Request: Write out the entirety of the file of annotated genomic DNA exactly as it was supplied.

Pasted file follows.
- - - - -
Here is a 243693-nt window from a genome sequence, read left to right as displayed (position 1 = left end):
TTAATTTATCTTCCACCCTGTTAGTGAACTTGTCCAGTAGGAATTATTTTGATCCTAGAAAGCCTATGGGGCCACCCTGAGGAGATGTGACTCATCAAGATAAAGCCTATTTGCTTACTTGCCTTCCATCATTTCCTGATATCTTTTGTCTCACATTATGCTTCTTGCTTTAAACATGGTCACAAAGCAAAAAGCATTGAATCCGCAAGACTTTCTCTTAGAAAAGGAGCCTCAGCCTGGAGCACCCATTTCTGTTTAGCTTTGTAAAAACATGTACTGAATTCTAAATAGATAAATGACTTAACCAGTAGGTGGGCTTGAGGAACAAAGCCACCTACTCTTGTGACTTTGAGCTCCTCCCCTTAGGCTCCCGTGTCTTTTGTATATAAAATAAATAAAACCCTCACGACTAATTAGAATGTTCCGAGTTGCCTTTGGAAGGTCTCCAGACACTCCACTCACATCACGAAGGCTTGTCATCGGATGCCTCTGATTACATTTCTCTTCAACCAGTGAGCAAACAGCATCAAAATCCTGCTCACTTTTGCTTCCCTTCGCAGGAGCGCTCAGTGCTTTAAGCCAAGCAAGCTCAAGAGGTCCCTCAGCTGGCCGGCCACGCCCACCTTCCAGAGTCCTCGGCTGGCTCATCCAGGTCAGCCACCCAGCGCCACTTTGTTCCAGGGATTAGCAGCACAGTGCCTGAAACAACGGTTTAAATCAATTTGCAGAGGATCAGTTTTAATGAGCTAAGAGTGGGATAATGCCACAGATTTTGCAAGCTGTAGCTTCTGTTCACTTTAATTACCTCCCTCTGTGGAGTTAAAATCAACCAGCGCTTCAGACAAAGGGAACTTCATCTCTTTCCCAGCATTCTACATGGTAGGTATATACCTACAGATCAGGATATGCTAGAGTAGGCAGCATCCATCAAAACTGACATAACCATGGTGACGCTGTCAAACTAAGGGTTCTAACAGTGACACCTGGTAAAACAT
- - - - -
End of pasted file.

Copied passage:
Here is a 243693-nt window from a genome sequence, read left to right as displayed (position 1 = left end):
TTAATTTATCTTCCACCCTGTTAGTGAACTTGTCCAGTAGGAATTATTTTGATCCTAGAAAGCCTATGGGGCCACCCTGAGGAGATGTGACTCATCAAGATAAAGCCTATTTGCTTACTTGCCTTCCATCATTTCCTGATATCTTTTGTCTCACATTATGCTTCTTGCTTTAAACATGGTCACAAAGCAAAAAGCATTGAATCCGCAAGACTTTCTCTTAGAAAAGGAGCCTCAGCCTGGAGCACCCATTTCTGTTTAGCTTTGTAAAAACATGTACTGAATTCTAAATAGATAAATGACTTAACCAGTAGGTGGGCTTGAGGAACAAAGCCACCTACTCTTGTGACTTTGAGCTCCTCCCCTTAGGCTCCCGTGTCTTTTGTATATAAAATAAATAAAACCCTCACGACTAATTAGAATGTTCCGAGTTGCCTTTGGAAGGTCTCCAGACACTCCACTCACATCACGAAGGCTTGTCATCGGATGCCTCTGATTACATTTCTCTTCAACCAGTGAGCAAACAGCATCAAAATCCTGCTCACTTTTGCTTCCCTTCGCAGGAGCGCTCAGTGCTTTAAGCCAAGCAAGCTCAAGAGGTCCCTCAGCTGGCCGGCCACGCCCACCTTCCAGAGTCCTCGGCTGGCTCATCCAGGTCAGCCACCCAGCGCCACTTTGTTCCAGGGATTAGCAGCACAGTGCCTGAAACAACGGTTTAAATCAATTTGCAGAGGATCAGTTTTAATGAGCTAAGAGTGGGATAATGCCACAGATTTTGCAAGCTGTAGCTTCTGTTCACTTTAATTACCTCCCTCTGTGGAGTTAAAATCAACCAGCGCTTCAGACAAAGGGAACTTCATCTCTTTCCCAGCATTCTACATGGTAGGTATATACCTACAGATCAGGATATGCTAGAGTAGGCAGCATCCATCAAAACTGACATAACCATGGTGACGCTGTCAAACTAAGGGTTCTAACAGTGACACCTGGTAAAACAT